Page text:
First, even though our algorithm has improved precision when compared with PharmGKB and also ranking of PGx relationships of drug–gene pairs, the overall precision is still lower than the gold standard (Rubin et al., 2005). Starting from a PGx-specific seed, the algorithm implicitly classifies sentences into PGx-related or nonrelated. However, if “n” drugs and “m” genes co-occur in any PGx article, the algorithm will automatically extract all “n” and “m” possible drug–gene pairs. The extraction algorithm used was probabilistic and do not consider the syntactic relationships between drug entities and gene entities, independently in sentences. Our extraction pipeline cannot extract ready-made PGx relationships from the literature, but it can find sentences with PGx-relevant information excluding several nonspecific associations (Xu and Wang, 2013). Therefore, the emphasis on semiautomated approach has been established to construct the exact and complete knowledge resource of PGx-specific disease–drug–gene associations from published literature.
Second, the results presented in the previous section show the effectiveness of the proposed approach by performance comparison when extracted using our semiautomated method, and OMIM, CTD, and PharmGKB were used to extract correct disease–drug–gene–mutations. Quite noticeably, a large number of relationships overlapped between different combinations of the entities (e.g., disease–drug, drug–gene, drug–variant, etc.) obtained from our system and that from the standard datasets (Table 7 of Supplementary data). We, therefore, propose to present an independent comprehensive resource to curate important disease-related PGx relationships. We also analyzed our drug–gene pair predictions for known errors and false negatives. Known errors are PGx relationships obtained from our approach but are unrelated or nonspecific to the disease; however, they are presently associated in any of the three datasets. These are detailed in Supplementary Tables 8–10. It can be primarily be due to the following: a) indirect or infrequent drug mention. Such cases could be avoided by increasing the weight of target drugs, administered in a particular disease type/category, frequency in comparison to other disease mentions. b) Unrelated documents: in few cases, the documents were not directly related to the target disease. This can be improved by more comprehensive extraction of documents related to the target disease. c) Disease name ambiguity: in some cases, the DNorm tool identifies a nondisease mention as a disease, and the feature set is disturbed due to close proximity of the mutation with false disease identification. These errors occur due to ambiguous abbreviations or nonstandard notations mentioned by authors that resemble biological entity names.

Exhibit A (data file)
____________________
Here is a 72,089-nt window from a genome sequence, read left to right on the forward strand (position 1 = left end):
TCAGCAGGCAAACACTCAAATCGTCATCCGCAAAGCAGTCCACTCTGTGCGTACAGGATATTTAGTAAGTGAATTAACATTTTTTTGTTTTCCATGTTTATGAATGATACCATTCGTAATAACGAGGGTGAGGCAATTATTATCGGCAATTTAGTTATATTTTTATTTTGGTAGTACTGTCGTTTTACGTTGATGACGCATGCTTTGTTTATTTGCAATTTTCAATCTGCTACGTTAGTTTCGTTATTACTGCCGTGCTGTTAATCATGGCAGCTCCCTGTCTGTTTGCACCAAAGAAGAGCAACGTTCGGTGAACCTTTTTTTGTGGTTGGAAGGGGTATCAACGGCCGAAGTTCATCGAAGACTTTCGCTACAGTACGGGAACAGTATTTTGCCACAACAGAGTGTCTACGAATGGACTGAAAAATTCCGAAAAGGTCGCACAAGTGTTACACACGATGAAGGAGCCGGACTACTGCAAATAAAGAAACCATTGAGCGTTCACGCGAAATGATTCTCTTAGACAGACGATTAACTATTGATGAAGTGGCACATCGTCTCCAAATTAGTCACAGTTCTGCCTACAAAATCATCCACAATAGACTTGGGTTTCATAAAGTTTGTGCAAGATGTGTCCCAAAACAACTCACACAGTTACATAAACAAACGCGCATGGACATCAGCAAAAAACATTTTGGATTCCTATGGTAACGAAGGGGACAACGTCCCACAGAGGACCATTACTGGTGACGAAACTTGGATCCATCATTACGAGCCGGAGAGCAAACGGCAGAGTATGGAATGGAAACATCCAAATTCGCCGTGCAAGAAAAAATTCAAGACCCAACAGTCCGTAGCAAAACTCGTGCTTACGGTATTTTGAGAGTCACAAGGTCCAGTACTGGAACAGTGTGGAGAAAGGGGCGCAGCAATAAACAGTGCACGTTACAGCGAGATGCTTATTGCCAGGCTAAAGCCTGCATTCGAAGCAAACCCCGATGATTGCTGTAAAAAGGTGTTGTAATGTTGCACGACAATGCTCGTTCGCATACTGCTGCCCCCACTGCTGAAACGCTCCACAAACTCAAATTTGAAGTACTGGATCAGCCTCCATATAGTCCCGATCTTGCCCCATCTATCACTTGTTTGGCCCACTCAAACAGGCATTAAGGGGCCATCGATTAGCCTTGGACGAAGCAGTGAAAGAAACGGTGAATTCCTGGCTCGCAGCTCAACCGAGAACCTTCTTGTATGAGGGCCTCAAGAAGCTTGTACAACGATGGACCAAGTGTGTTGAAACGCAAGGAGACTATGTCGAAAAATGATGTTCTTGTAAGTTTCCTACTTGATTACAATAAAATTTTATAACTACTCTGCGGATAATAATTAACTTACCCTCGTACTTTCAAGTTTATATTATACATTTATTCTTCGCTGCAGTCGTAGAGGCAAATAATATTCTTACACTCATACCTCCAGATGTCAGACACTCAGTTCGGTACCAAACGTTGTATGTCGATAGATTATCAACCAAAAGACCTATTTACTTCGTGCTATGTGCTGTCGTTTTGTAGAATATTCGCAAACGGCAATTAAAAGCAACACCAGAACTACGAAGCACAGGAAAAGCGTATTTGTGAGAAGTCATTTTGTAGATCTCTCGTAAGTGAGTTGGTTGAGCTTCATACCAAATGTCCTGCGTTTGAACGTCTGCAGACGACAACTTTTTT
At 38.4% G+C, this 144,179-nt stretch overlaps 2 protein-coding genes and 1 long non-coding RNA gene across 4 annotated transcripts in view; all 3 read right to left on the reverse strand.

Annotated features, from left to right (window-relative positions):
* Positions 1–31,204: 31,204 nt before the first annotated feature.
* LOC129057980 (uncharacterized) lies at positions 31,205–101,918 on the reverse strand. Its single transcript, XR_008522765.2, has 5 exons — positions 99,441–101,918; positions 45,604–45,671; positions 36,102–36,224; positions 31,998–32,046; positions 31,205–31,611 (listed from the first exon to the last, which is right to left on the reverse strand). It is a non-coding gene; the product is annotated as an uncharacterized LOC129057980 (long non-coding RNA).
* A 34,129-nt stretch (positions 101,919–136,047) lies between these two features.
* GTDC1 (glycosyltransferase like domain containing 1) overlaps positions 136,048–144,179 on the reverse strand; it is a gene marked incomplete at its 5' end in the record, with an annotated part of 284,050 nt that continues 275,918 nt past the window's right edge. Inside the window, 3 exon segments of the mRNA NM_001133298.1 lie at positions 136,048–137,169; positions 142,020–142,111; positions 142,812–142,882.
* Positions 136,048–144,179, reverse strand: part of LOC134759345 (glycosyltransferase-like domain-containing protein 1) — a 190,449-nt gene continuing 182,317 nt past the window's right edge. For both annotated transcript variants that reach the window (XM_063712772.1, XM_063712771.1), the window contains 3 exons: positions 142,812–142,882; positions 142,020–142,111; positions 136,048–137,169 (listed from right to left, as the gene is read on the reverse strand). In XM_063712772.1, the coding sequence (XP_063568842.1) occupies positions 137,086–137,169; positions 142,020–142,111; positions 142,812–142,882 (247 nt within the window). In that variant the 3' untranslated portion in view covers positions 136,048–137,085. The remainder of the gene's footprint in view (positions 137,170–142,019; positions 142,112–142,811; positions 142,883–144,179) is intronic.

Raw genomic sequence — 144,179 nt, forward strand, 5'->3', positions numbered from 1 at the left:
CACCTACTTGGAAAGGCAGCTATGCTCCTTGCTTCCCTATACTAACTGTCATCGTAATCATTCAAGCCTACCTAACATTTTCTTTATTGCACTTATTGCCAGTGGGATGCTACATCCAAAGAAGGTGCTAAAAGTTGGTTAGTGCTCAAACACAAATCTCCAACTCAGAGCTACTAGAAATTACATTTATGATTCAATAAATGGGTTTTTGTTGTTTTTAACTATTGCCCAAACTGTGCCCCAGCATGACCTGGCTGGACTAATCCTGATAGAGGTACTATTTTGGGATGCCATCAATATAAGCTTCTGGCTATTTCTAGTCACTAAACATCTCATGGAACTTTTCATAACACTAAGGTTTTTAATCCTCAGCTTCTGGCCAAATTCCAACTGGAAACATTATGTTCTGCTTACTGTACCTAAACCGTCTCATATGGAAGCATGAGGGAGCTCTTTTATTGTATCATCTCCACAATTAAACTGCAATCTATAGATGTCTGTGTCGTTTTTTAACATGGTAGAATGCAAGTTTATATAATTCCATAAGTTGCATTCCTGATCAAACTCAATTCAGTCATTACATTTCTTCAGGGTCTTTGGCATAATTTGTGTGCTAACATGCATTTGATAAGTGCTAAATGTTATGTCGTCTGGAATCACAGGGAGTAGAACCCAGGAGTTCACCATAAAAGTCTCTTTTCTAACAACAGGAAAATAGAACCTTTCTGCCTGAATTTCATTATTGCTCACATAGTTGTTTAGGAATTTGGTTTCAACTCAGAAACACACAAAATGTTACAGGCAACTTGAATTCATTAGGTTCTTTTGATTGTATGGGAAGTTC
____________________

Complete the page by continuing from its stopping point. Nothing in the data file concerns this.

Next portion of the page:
Third, the entire PGx relationship extraction algorithm starts with 1,753 disease types, 666 drugs, associated with 4,132 genes, and 33,942 polymorphisms collated from 180,088 publications filtered out from 6 million MEDLINE abstracts. During the extraction and ranking process, many non-PGx-specific MEDLINE sentences were automatically excluded. Ultimately, we can rank the 2,304 human PGx relationships (Supplementary Table 11) according to their PGx specificity and can further improve the precision of the relationship extraction algorithm. We validated the approach by comparing our results with commercially used FDA-approved drug labeling biomarkers. Of the 362 FDA-approved pharmacogenomic markers, 127 were common, with the 2,304 markers obtained from our proposed approach (Supplementary Table 11).
Translational medicine revolves around the discovery of basic biological sciences and uses this research into clinical setting. Therapeutic observation can be further used for clinical development, targeted therapy, or drug repurposing. It focuses on patient care, including the creation of new diagnostics, prognostics, prevention strategies, and therapies based on pharmacogenomic discoveries for precision medicine. The emergence of translational bioinformatics spans into the development of algorithms and computational tools to derive the actual basis of molecular and cellular data with an explicit goal of affecting clinical care. This promise of translational clinical medicine is progressing with the vision of genome-guided medicine (Hauser et al., 2018).
Limitations and Future Direction